OR WAIT null SECS
Advancing digital transformation can significantly reduce R&D costs and shorten drug discovery timelines.
Developing a new drug can take more than 10 years and several hundred million dollars, with only a one in 30,000 chance of success. Accelerating the drug research and development process is essential for pharmaceutical companies to meet patient needs more quickly and efficiently.
Pharmaceutical companies are leaning on artificial intelligence (AI) as the enabling technology for unprecedented productivity (1). In an industry that handles vast amounts of data throughout its entire value chain—drug discovery (research), development, manufacturing, sales, and post-marketing maximization of product value—the impact of AI-driven drug discovery and development is expected to be significant. In fact, it has been estimated that the cost of R&D can be reduced by about 60% and the time period shortened by about two and a half years by advancing digital transformation (DX) (2).
DX is one of the critical enablers to achieving a company’s goals. In one example, Astellas has been driving forward DX initiatives throughout its value chain, placing emphasis on the best mix of people and digital technology. The company’s approach is to build the best possible relationship between people and digital technology to achieve what has been unattainable until now.
Combining the capabilities of AI and robots with the skills and experience of people, rather than using AI and robots as replacements for people, the pharmaceutical industry can engage in state-of-the-art drug discovery that enables the development of high-quality drugs in a shorter time. In the case of Astellas, a “Discovery Intelligence” team was formed to focus on developing and integrating intelligence technologies such as AI and automation robotics into the candidate creation processes by digitizing the company’s drug discovery platform. The company is now advancing research programs at greater speed than has been previously experienced.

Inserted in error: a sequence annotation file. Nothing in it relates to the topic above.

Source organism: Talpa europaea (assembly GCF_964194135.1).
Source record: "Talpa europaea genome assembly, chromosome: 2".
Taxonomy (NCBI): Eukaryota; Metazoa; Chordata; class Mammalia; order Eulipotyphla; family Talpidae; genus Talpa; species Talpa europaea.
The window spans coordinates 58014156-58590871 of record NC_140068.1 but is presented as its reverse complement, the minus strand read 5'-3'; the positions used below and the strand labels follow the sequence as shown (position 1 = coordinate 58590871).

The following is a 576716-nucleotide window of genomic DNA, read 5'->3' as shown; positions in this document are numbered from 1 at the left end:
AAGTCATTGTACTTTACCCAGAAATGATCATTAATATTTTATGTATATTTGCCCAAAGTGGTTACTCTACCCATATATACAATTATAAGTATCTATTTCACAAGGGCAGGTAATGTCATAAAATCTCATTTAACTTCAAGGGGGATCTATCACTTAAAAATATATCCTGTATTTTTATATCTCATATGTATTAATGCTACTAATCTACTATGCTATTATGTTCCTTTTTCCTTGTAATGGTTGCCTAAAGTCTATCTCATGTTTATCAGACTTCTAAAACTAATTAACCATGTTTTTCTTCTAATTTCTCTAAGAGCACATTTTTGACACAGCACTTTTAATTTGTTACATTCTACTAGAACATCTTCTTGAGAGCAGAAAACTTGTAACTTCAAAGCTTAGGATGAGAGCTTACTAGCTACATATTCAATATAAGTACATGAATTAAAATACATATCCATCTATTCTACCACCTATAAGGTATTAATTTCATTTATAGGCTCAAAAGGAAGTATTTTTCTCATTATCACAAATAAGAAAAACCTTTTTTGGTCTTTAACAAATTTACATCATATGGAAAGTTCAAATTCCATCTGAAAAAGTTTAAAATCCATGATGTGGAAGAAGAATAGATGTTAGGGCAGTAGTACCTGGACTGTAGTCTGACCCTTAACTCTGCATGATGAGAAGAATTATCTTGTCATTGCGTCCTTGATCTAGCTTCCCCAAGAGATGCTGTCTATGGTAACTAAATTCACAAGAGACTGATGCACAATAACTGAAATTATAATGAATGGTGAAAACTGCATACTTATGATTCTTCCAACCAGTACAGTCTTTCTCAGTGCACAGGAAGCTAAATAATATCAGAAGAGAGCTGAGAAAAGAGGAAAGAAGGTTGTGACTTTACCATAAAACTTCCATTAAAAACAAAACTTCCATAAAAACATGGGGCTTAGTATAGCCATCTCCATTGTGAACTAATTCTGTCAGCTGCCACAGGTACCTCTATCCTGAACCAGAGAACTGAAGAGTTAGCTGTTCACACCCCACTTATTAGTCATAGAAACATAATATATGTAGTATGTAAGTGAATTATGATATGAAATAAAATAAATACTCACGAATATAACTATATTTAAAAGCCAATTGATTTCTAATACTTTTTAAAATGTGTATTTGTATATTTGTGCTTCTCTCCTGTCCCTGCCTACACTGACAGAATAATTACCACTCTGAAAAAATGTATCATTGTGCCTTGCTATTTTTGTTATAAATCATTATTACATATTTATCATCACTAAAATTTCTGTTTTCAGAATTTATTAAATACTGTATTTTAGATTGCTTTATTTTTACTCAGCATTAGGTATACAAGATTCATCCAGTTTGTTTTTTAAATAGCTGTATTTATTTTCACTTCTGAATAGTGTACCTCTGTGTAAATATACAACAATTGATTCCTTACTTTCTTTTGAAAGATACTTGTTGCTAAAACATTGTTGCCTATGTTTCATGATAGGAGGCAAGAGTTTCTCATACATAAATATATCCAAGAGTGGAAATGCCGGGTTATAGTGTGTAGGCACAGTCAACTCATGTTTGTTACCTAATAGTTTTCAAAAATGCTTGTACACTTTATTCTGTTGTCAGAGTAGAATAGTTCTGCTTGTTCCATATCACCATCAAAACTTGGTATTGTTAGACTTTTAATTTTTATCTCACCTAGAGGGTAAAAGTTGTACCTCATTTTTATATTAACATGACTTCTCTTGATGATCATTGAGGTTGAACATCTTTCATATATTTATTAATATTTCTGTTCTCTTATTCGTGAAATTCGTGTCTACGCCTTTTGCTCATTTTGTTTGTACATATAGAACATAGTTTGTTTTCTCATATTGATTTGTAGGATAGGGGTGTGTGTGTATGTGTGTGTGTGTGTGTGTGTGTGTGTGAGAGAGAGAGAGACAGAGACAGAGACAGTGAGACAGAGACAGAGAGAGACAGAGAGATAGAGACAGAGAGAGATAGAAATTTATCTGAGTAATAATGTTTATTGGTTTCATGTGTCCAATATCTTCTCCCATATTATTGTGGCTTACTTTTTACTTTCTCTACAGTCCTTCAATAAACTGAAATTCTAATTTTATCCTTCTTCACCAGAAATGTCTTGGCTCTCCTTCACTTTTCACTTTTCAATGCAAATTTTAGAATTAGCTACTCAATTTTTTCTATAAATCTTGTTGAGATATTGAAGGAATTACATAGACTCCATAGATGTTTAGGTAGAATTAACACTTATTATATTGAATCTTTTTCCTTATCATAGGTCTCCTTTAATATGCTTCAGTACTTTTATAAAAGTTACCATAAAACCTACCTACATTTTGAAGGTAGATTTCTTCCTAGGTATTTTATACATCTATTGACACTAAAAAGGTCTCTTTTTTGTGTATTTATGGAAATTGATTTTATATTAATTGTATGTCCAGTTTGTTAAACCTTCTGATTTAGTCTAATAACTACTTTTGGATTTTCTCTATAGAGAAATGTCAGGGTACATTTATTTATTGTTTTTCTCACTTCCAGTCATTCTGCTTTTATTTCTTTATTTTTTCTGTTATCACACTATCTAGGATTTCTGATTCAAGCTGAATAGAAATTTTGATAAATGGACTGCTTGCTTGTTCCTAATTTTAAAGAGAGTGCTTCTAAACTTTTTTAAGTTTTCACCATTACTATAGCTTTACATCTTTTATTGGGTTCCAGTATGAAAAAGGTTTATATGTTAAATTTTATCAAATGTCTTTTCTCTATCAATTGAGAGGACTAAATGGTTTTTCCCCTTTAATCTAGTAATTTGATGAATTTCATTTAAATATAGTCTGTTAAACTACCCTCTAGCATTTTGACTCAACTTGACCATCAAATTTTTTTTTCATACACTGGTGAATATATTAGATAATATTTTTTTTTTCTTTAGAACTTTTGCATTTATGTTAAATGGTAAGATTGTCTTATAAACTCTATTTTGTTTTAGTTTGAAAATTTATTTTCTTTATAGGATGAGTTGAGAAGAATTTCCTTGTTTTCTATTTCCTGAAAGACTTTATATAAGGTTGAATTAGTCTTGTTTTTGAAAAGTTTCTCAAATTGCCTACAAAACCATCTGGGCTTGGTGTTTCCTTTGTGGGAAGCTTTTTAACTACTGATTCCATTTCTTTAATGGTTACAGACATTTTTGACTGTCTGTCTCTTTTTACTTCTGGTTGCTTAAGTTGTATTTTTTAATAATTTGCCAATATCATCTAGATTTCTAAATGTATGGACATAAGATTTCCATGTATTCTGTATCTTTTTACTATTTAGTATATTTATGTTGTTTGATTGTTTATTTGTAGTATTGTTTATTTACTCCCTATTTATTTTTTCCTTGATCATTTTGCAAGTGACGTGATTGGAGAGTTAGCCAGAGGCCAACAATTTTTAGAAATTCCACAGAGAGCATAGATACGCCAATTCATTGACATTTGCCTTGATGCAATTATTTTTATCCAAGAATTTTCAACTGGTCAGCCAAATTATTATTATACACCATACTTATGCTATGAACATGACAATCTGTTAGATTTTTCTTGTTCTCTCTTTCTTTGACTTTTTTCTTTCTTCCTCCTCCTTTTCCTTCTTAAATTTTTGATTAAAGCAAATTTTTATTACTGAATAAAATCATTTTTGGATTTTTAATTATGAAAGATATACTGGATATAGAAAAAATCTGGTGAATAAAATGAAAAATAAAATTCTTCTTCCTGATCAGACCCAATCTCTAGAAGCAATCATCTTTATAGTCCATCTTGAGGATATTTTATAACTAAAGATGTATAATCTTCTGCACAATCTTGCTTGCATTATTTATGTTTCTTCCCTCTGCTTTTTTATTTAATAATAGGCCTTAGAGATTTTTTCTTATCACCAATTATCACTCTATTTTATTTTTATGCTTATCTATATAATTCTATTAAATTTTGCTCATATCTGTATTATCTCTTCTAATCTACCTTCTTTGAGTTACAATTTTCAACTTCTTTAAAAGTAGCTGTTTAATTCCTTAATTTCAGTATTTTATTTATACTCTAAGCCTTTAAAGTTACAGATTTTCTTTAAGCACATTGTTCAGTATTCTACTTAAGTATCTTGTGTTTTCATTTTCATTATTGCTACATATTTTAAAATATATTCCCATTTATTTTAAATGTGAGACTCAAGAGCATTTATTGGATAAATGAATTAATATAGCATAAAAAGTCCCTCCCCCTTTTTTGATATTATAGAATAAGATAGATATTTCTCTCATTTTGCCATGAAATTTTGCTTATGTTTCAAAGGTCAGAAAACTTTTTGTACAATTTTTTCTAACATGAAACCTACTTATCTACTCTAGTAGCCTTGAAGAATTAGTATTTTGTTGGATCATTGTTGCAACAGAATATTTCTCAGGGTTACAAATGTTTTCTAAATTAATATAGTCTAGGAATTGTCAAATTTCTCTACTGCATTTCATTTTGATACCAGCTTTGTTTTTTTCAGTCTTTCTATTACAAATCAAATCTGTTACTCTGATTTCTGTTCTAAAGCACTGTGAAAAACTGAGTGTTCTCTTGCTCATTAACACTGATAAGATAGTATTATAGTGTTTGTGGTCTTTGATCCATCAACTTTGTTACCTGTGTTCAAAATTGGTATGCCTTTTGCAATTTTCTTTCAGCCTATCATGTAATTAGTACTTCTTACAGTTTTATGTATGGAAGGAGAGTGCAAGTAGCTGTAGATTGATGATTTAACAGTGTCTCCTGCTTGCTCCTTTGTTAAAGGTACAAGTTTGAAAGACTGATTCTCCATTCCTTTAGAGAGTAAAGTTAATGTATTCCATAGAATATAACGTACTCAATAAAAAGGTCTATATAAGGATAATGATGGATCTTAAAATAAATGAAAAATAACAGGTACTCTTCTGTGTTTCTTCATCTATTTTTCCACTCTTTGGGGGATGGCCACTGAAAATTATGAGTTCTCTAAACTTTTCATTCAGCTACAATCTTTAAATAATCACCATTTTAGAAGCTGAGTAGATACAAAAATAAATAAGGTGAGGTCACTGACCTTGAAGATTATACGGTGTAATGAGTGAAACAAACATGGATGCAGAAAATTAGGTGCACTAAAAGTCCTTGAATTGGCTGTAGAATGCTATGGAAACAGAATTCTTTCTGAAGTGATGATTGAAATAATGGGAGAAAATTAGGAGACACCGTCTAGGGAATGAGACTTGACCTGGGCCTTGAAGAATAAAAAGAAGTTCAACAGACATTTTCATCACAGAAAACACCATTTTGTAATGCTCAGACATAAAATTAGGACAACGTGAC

The value chain of drug discovery research starts with the researcher’s idea. The key is to find the unmet medical need, identify the cause of the disease, and select the best modality for the therapeutic target.After the modality is selected with the right target molecule (protein, gene, etc.), compounds are created that match the therapeutic target.
With Astellas’ DX approach, its researchers have been able to shorten the drug discovery period, as shown in Figure 1. The upper panel shows the conventional approach, and the lower panel shows the shortened time period with DX. There are two major challenges to DX: obtaining a hit compound against a target molecule to find the lead compound and optimizing the lead compound into a candidate compound, which can take up to three and a half years. With the introduction of AI and robotics, these periods have been dramatically shorted in recent years—the company has seen an approximately 70% reduction from the total three and a half years in empirical time span within Astellas drug discovery—especially because of the diversity of library and implementation of digital technology.